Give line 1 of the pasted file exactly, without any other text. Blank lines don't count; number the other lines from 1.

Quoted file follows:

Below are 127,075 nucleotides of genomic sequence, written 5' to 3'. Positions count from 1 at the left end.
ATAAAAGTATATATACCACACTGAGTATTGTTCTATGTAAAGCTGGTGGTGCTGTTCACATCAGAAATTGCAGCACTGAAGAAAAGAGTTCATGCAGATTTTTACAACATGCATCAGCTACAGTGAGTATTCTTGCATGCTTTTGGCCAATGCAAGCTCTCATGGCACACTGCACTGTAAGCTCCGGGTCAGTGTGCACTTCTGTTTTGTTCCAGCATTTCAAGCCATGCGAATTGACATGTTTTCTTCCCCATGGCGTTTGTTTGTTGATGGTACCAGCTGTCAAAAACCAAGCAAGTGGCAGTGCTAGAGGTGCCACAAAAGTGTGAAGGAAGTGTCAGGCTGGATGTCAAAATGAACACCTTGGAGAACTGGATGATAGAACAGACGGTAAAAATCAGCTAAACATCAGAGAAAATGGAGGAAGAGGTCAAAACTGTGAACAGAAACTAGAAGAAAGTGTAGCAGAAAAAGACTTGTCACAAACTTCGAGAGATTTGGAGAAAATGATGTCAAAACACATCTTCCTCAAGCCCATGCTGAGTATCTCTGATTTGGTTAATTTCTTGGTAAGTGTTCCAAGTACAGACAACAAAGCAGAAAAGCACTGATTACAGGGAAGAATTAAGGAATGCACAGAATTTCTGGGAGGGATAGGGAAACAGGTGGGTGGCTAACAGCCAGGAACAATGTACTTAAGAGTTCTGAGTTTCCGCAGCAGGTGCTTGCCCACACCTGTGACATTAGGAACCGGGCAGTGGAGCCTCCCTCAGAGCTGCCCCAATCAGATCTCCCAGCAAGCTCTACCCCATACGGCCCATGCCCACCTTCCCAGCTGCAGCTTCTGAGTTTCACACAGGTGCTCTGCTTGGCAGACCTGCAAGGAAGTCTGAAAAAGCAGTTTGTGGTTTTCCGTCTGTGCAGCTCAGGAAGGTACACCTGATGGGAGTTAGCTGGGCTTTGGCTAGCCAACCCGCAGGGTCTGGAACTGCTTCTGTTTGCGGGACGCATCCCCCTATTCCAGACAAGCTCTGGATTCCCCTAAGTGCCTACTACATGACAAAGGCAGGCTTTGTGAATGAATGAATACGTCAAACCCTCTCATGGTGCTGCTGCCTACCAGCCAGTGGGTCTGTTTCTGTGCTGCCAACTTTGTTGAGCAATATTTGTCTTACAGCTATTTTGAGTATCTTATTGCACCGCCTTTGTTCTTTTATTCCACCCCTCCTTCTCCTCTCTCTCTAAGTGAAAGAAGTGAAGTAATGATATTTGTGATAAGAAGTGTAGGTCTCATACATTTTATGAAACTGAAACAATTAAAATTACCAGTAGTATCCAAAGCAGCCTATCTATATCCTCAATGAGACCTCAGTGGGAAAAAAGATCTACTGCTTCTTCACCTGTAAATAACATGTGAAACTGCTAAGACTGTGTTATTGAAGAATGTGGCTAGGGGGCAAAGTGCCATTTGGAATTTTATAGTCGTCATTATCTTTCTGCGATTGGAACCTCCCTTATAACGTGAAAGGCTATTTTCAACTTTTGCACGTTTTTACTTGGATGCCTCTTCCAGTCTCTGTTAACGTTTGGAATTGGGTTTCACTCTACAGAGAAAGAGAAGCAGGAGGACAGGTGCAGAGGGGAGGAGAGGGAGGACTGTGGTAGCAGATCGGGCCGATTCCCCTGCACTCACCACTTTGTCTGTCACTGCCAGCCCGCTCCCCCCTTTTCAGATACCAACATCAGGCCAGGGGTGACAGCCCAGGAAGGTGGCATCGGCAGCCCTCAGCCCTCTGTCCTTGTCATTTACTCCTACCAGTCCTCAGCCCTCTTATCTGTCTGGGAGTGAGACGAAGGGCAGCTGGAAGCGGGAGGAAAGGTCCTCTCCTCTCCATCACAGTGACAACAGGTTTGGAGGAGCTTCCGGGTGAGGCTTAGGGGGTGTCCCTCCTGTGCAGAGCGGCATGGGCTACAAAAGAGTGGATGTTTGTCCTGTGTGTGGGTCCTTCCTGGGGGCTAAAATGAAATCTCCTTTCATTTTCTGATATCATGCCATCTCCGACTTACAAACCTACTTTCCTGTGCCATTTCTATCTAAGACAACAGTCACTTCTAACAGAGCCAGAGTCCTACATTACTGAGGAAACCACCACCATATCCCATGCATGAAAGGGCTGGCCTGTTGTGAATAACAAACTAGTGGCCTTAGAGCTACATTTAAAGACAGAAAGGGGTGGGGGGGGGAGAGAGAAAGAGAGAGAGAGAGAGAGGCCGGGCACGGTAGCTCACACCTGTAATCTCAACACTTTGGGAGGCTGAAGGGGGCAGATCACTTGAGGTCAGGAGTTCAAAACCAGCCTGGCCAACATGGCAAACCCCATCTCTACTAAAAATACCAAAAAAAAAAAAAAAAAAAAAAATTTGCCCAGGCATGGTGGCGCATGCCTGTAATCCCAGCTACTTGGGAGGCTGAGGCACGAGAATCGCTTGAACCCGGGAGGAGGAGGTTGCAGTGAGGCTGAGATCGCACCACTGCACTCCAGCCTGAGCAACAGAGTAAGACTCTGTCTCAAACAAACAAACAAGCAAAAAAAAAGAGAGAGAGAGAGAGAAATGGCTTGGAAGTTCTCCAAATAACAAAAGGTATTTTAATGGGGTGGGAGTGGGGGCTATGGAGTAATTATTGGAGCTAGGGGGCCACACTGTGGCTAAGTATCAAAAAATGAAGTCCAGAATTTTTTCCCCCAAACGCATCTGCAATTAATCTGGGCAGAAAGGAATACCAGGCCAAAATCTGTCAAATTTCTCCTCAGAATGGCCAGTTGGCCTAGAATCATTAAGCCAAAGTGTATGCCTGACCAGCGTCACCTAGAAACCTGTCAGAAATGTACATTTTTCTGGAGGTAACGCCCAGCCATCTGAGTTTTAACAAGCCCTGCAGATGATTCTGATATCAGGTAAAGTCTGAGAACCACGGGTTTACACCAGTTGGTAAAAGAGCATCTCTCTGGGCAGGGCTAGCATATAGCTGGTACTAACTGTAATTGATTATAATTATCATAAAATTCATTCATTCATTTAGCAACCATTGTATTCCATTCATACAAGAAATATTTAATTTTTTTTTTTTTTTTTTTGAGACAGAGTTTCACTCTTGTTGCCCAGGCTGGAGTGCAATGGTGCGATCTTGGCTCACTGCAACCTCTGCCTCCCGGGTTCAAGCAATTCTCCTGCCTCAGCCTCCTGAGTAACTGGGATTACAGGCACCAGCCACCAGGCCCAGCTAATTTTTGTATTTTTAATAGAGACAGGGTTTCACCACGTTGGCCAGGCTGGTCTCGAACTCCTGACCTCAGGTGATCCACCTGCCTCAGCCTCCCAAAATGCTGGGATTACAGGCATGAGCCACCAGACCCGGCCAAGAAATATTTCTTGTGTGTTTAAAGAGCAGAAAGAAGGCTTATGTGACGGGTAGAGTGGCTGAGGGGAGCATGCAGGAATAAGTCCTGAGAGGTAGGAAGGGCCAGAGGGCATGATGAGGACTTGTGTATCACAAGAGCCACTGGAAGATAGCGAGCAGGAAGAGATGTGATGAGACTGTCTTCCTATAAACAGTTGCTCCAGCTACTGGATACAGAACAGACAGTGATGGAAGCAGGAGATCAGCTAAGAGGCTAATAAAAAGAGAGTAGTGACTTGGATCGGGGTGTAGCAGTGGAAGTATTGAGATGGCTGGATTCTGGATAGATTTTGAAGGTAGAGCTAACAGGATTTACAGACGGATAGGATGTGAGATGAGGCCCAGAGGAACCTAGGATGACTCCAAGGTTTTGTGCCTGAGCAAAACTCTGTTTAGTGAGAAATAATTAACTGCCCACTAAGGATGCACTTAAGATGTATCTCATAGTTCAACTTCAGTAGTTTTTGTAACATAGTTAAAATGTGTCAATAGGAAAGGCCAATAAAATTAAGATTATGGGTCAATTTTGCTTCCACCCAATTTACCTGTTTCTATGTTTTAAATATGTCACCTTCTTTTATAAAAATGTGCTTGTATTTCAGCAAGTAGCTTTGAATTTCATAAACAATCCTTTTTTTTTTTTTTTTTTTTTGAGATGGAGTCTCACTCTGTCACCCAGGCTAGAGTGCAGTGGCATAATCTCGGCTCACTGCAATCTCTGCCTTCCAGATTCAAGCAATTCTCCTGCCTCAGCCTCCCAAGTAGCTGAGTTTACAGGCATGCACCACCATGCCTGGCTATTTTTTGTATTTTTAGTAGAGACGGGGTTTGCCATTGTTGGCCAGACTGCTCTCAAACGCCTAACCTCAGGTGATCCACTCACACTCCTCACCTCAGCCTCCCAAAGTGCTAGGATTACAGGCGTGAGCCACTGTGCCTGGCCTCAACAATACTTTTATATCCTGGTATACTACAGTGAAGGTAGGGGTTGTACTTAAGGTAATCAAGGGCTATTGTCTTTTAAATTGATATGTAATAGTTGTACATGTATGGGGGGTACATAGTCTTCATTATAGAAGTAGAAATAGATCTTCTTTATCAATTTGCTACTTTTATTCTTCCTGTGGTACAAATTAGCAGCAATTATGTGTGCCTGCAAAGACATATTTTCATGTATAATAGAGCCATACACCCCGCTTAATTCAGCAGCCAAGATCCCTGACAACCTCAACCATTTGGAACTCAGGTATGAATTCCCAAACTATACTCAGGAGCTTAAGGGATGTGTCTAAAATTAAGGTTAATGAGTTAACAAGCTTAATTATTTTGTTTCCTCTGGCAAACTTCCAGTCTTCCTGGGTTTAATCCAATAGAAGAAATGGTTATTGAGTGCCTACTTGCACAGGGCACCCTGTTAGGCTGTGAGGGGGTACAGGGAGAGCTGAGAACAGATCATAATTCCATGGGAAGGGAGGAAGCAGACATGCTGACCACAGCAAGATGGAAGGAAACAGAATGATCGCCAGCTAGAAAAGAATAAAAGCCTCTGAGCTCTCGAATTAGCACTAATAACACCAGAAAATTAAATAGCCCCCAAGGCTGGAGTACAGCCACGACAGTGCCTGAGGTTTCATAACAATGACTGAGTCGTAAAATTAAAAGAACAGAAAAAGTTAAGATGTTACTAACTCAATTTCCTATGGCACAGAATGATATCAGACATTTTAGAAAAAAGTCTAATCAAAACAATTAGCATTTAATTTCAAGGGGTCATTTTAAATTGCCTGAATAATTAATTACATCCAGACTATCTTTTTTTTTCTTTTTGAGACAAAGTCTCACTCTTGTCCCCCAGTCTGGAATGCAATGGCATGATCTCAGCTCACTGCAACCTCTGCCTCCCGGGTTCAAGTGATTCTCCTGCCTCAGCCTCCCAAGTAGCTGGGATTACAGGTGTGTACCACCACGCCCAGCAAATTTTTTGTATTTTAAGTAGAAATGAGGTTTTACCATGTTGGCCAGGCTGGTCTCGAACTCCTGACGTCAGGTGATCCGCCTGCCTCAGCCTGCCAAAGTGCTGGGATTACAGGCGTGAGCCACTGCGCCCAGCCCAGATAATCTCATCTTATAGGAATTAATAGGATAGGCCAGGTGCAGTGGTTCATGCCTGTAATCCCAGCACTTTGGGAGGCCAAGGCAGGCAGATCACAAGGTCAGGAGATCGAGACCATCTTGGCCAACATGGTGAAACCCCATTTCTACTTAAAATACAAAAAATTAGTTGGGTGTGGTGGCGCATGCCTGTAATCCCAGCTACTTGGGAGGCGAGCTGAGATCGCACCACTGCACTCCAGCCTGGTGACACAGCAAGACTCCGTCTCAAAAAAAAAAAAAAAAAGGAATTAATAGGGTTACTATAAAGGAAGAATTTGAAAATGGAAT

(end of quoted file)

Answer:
Below are 127,075 nucleotides of genomic sequence, written 5' to 3'. Positions count from 1 at the left end.